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R.E.S.P.E.C.T.

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R.E.S.P.E.C.T.

A few months ago I had a small group of young players and I asked the question “what is respect?” The reason I was prompted to ask that question was because the players were disrespecting one another by hitting each other with their sticks while waiting in line during drills. I did not find that behavior particularly becoming of young lacrosse players. So I had everyone sit down in a semi circle around me and we discussed respect. Since that day I’ve spent many days thinking about respect and what to write about it, and I think I finally have down what I want to say.

There are three types of respect that I want to discuss. First is respect for yourself. Second is respect for others. Third is respect the game.

Respect for yourself

I cannot talk about respect without first going into respecting yourself. My parents brought me up to both believe in and respect the person I am. My experiences in lacrosse and martial arts taught me how to respect myself. I don’t believe you can play a sport without respecting who you are as an individual.

Through sport I learned to be both hard and gentle on myself. I was hard on myself when I knew I could do better, and I was gentle on myself when I needed encouragement. Ultimately, I learned that if I do not respect who I am then no one will ever be able to respect me.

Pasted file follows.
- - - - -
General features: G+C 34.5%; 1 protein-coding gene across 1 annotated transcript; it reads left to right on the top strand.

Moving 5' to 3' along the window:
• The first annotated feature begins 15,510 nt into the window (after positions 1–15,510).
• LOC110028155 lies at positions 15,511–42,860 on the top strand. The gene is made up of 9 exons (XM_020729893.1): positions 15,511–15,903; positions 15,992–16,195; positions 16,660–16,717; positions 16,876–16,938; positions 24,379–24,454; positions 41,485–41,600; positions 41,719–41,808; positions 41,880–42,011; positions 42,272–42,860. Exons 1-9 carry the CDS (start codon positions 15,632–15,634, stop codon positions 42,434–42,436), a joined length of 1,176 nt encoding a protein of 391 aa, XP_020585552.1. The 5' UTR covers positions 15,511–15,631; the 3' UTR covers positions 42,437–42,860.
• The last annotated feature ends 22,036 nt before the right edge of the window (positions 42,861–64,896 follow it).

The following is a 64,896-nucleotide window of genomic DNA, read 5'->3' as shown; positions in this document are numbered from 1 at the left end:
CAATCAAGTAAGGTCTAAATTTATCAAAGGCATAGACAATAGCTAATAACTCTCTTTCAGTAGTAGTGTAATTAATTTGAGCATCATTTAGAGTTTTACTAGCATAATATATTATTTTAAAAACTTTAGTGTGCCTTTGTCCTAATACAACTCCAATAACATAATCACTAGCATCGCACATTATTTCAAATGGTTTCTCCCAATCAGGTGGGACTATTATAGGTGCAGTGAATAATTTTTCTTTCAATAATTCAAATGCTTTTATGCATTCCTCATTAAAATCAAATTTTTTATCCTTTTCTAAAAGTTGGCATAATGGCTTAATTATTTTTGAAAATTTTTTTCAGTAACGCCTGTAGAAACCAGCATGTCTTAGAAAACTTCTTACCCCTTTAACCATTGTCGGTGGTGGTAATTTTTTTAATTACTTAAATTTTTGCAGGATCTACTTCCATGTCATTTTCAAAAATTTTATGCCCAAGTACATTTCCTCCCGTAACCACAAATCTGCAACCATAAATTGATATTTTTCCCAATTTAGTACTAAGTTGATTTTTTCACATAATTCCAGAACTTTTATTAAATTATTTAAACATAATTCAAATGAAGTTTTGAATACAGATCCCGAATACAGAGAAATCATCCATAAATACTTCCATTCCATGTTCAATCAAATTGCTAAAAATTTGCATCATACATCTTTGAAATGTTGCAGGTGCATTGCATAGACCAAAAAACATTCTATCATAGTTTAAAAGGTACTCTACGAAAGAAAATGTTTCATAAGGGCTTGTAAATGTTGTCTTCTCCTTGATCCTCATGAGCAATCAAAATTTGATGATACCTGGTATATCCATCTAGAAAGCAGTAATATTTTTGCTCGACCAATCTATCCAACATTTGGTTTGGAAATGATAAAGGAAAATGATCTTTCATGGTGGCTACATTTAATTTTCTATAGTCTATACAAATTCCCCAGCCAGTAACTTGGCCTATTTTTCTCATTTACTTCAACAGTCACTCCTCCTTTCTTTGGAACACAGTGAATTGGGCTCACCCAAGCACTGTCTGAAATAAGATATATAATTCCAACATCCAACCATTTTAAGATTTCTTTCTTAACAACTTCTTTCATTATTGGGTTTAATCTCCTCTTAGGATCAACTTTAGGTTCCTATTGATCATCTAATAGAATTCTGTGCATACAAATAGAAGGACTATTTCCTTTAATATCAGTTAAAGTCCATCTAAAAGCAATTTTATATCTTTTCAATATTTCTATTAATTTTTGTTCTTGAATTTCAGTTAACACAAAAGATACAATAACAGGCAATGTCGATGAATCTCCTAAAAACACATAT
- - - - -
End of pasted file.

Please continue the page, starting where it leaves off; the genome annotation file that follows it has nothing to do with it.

Respect for others

Respecting others is what I discussed with my group of young players a few months back. We give kids body armor and a metal stick. It is a recipe for disrespect if they are not watched over vigilantly. My players where whacking one another in the helmet with their sticks in between drills. This cannot be tolerated if you are a coach, and the first time it happens I highly suggest separating the players after making them shake hands and forgiving each other for their poor behavior.

Respect for others means treating other people the way you would want them to treat you. Sports is an excellent way to learn about respect because your respect for others will be tested during practices and games. For example, in one of my games many years ago I was cross-checked hard and went down to the ground like a sack of potatoes. I could have sought out the offender for a little retribution, but I refrained from doing that. I was taught by my parents and my coaches to respect my opponent no matter what happens. In other words, I was instructed to take the high road and not lower myself to the level of someone who does not respect me.

Remember players, the stick is not a weapon.

Respect for the game

Lacrosse puts a heavy emphasis on honoring/respecting the game. We cheer our opponent and shake hands after every contest. We award those who play with exceptional sportsmanship during the season. We lift up our teammates and even our opponents when they get knocked down and are slow to get up. To me, respect for the game means leaving it better than you left it. That could be not retaliating after a cheap shot during a game, or by giving back as a coach committed to being positive no matter what. Your actions will show whether or not you treat the game of lacrosse with respect.

I believe that the game of lacrosse demands respect from the players, coaches, officials, program administrators, and fans. If everyone involved in a league comes to each practice and each game determined to respect the game, that league will be successful. I know to my core that Atlanta Youth Lacrosse has been successful because our staff and our members respect the game at a very high level.

I found what each letter of R.E.S.P.E.C.T stands for:

  • Rules – learn the rules and then follow them
  • Enthusiasm – get excited
  • Safety – protect yourself at all times
  • Purpose – learn something every chance you can
  • Effort – always try your best
  • Challenge – set goals and reach for them
  • Team – be the best teammate you can be

Finally, I will leave you with Aretha Franklin’s Respect:

Cheers,
Gordon